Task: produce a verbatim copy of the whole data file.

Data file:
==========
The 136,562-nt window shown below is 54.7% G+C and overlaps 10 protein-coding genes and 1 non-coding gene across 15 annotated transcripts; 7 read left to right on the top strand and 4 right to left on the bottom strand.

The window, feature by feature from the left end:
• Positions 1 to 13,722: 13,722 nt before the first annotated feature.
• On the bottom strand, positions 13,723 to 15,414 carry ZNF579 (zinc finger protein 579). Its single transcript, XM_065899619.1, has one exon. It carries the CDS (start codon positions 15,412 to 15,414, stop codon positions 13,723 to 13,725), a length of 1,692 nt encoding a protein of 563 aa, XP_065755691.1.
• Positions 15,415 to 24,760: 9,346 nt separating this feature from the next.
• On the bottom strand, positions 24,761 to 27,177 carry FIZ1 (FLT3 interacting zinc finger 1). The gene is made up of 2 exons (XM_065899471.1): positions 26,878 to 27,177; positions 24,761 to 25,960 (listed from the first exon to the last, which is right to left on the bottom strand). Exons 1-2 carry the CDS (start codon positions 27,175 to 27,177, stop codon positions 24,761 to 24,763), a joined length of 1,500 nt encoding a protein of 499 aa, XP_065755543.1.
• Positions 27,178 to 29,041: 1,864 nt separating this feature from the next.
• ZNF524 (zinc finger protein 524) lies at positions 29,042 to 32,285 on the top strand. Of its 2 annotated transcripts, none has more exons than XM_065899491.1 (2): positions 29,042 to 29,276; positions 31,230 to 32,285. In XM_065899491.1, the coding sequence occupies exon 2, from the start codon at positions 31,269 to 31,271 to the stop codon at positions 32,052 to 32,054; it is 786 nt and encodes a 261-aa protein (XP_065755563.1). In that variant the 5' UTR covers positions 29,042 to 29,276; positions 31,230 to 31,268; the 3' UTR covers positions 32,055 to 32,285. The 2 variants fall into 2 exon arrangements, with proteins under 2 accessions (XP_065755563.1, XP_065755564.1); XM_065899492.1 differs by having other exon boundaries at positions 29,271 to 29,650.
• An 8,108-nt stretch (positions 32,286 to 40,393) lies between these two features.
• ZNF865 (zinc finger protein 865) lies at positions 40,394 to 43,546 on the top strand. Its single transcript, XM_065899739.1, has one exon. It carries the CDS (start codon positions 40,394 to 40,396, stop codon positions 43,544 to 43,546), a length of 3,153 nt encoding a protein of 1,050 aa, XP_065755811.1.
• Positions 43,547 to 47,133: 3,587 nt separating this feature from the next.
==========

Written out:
The 136,562-nt window shown below is 54.7% G+C and overlaps 10 protein-coding genes and 1 non-coding gene across 15 annotated transcripts; 7 read left to right on the top strand and 4 right to left on the bottom strand.

The window, feature by feature from the left end:
• Positions 1 to 13,722: 13,722 nt before the first annotated feature.
• On the bottom strand, positions 13,723 to 15,414 carry ZNF579 (zinc finger protein 579). Its single transcript, XM_065899619.1, has one exon. It carries the CDS (start codon positions 15,412 to 15,414, stop codon positions 13,723 to 13,725), a length of 1,692 nt encoding a protein of 563 aa, XP_065755691.1.
• Positions 15,415 to 24,760: 9,346 nt separating this feature from the next.
• On the bottom strand, positions 24,761 to 27,177 carry FIZ1 (FLT3 interacting zinc finger 1). The gene is made up of 2 exons (XM_065899471.1): positions 26,878 to 27,177; positions 24,761 to 25,960 (listed from the first exon to the last, which is right to left on the bottom strand). Exons 1-2 carry the CDS (start codon positions 27,175 to 27,177, stop codon positions 24,761 to 24,763), a joined length of 1,500 nt encoding a protein of 499 aa, XP_065755543.1.
• Positions 27,178 to 29,041: 1,864 nt separating this feature from the next.
• ZNF524 (zinc finger protein 524) lies at positions 29,042 to 32,285 on the top strand. Of its 2 annotated transcripts, none has more exons than XM_065899491.1 (2): positions 29,042 to 29,276; positions 31,230 to 32,285. In XM_065899491.1, the coding sequence occupies exon 2, from the start codon at positions 31,269 to 31,271 to the stop codon at positions 32,052 to 32,054; it is 786 nt and encodes a 261-aa protein (XP_065755563.1). In that variant the 5' UTR covers positions 29,042 to 29,276; positions 31,230 to 31,268; the 3' UTR covers positions 32,055 to 32,285. The 2 variants fall into 2 exon arrangements, with proteins under 2 accessions (XP_065755563.1, XP_065755564.1); XM_065899492.1 differs by having other exon boundaries at positions 29,271 to 29,650.
• An 8,108-nt stretch (positions 32,286 to 40,393) lies between these two features.
• ZNF865 (zinc finger protein 865) lies at positions 40,394 to 43,546 on the top strand. Its single transcript, XM_065899739.1, has one exon. It carries the CDS (start codon positions 40,394 to 40,396, stop codon positions 43,544 to 43,546), a length of 3,153 nt encoding a protein of 1,050 aa, XP_065755811.1.
• Positions 43,547 to 47,133: 3,587 nt separating this feature from the next.